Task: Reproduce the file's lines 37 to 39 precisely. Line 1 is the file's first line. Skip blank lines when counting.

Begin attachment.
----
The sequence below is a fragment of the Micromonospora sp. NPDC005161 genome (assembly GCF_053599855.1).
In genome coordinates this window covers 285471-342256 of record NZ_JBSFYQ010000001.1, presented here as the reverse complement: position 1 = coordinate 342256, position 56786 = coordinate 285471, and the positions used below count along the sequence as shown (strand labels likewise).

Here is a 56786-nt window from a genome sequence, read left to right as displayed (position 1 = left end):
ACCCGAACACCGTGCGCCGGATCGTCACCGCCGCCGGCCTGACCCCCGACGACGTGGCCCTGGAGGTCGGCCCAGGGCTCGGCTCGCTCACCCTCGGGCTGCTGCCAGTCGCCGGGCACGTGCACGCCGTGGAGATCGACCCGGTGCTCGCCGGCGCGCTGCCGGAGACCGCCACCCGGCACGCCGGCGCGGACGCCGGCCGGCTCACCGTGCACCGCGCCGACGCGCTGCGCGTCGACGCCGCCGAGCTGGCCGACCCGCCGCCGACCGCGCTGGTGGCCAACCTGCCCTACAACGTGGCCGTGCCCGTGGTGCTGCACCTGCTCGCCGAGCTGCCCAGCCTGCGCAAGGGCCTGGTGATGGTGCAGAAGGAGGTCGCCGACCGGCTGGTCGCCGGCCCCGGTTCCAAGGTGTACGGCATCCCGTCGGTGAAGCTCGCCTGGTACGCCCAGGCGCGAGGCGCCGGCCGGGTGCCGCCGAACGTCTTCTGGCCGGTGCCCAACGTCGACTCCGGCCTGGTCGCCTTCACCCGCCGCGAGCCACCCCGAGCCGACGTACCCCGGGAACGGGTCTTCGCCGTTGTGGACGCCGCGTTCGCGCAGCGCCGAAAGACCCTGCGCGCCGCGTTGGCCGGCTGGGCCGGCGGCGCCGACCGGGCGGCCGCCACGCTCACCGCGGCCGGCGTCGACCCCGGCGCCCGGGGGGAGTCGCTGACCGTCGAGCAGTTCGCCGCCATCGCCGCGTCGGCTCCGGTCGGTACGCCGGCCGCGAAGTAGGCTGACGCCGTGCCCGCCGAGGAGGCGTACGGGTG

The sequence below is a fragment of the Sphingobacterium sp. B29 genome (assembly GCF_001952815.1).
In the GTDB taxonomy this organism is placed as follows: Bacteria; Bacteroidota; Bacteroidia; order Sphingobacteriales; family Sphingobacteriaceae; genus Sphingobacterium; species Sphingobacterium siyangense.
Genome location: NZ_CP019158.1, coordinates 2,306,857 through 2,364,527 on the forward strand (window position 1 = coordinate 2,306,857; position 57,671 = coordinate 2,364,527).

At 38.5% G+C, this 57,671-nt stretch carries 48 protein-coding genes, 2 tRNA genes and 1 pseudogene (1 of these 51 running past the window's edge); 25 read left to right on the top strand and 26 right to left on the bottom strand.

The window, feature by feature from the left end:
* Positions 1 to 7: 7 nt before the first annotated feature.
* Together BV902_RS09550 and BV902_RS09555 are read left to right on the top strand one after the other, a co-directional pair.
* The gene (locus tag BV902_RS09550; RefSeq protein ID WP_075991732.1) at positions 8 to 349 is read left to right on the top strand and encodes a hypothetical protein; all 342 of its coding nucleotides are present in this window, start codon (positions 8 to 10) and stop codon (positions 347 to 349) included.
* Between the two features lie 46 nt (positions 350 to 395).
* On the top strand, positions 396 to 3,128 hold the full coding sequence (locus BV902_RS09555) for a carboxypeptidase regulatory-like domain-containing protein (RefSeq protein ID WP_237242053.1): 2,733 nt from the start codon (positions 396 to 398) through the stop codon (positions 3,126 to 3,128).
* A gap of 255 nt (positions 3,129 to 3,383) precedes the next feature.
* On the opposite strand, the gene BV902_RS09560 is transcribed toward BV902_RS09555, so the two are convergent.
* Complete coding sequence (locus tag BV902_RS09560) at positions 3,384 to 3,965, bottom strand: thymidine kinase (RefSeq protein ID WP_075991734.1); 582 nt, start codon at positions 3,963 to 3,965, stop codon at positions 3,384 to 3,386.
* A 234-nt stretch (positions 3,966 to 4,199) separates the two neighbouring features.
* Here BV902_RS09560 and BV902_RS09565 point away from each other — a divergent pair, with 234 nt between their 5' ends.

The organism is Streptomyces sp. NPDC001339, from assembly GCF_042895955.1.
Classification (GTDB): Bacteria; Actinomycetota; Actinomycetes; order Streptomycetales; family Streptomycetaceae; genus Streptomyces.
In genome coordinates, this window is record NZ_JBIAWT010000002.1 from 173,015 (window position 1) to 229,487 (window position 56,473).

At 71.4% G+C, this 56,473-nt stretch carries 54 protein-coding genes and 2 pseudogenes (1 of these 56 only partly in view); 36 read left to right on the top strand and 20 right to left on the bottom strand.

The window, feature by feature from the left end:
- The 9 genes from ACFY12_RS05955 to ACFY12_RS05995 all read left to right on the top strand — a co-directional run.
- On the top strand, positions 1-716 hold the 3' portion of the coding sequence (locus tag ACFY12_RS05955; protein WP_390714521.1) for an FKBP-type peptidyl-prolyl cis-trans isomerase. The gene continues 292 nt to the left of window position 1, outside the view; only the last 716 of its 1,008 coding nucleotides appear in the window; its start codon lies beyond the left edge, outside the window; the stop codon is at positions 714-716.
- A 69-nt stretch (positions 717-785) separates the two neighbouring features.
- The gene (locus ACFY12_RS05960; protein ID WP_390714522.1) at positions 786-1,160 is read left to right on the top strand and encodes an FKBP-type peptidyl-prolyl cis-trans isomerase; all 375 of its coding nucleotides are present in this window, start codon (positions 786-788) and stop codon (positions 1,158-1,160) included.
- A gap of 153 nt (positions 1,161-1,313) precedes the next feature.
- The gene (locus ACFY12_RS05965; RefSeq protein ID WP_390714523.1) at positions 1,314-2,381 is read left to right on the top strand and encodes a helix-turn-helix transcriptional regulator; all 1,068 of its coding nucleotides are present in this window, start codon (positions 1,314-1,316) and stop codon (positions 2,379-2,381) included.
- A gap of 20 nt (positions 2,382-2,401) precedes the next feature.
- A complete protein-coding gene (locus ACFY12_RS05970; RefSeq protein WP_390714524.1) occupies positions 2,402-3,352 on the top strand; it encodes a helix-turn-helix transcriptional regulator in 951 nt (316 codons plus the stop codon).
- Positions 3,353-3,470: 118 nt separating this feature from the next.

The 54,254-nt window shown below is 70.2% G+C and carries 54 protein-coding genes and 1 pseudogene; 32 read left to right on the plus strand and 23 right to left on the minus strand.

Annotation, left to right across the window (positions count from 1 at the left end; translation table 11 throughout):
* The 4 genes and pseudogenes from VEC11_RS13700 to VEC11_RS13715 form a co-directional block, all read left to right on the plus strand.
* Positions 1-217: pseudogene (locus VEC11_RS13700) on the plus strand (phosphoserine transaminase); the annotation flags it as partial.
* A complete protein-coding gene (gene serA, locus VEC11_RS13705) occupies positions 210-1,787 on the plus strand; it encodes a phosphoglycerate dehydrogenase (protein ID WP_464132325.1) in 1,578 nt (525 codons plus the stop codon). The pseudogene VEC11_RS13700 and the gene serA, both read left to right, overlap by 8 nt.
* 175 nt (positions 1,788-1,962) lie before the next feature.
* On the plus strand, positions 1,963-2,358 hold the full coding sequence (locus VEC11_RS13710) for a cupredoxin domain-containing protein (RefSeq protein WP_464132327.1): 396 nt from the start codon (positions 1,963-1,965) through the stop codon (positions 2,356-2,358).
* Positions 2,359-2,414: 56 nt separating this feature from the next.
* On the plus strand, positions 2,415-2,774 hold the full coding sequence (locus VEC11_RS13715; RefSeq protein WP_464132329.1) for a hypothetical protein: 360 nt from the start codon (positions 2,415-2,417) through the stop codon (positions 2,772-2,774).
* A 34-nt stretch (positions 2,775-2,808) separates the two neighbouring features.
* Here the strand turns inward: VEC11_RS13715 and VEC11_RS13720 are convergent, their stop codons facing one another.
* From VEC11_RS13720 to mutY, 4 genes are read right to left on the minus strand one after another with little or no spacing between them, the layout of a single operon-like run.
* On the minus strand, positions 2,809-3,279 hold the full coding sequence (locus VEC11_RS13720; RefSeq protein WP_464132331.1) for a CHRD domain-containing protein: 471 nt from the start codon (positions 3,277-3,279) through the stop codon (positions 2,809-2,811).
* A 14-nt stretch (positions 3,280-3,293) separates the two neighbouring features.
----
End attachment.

* Positions 1-217: pseudogene (locus VEC11_RS13700) on the plus strand (phosphoserine transaminase); the annotation flags it as partial.
* A complete protein-coding gene (gene serA, locus VEC11_RS13705) occupies positions 210-1,787 on the plus strand; it encodes a phosphoglycerate dehydrogenase (protein ID WP_464132325.1) in 1,578 nt (525 codons plus the stop codon). The pseudogene VEC11_RS13700 and the gene serA, both read left to right, overlap by 8 nt.
* 175 nt (positions 1,788-1,962) lie before the next feature.